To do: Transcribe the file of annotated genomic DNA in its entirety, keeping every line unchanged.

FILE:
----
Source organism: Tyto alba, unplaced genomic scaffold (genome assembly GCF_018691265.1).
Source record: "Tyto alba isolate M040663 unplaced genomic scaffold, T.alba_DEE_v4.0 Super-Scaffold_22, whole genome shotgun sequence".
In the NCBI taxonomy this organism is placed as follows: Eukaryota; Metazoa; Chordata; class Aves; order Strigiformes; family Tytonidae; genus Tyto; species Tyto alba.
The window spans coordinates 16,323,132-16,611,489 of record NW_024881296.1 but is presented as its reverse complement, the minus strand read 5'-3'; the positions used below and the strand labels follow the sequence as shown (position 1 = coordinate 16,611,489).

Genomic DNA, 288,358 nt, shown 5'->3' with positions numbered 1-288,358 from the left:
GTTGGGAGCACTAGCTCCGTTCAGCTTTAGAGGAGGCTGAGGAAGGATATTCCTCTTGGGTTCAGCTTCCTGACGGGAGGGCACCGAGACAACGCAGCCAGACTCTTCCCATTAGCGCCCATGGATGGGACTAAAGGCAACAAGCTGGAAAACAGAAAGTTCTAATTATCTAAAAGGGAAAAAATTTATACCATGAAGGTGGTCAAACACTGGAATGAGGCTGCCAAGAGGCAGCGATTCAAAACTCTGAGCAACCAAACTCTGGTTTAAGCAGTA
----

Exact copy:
Source organism: Tyto alba, unplaced genomic scaffold (genome assembly GCF_018691265.1).
Source record: "Tyto alba isolate M040663 unplaced genomic scaffold, T.alba_DEE_v4.0 Super-Scaffold_22, whole genome shotgun sequence".
In the NCBI taxonomy this organism is placed as follows: Eukaryota; Metazoa; Chordata; class Aves; order Strigiformes; family Tytonidae; genus Tyto; species Tyto alba.
The window spans coordinates 16,323,132-16,611,489 of record NW_024881296.1 but is presented as its reverse complement, the minus strand read 5'-3'; the positions used below and the strand labels follow the sequence as shown (position 1 = coordinate 16,611,489).

Genomic DNA, 288,358 nt, shown 5'->3' with positions numbered 1-288,358 from the left:
GTTGGGAGCACTAGCTCCGTTCAGCTTTAGAGGAGGCTGAGGAAGGATATTCCTCTTGGGTTCAGCTTCCTGACGGGAGGGCACCGAGACAACGCAGCCAGACTCTTCCCATTAGCGCCCATGGATGGGACTAAAGGCAACAAGCTGGAAAACAGAAAGTTCTAATTATCTAAAAGGGAAAAAATTTATACCATGAAGGTGGTCAAACACTGGAATGAGGCTGCCAAGAGGCAGCGATTCAAAACTCTGAGCAACCAAACTCTGGTTTAAGCAGTA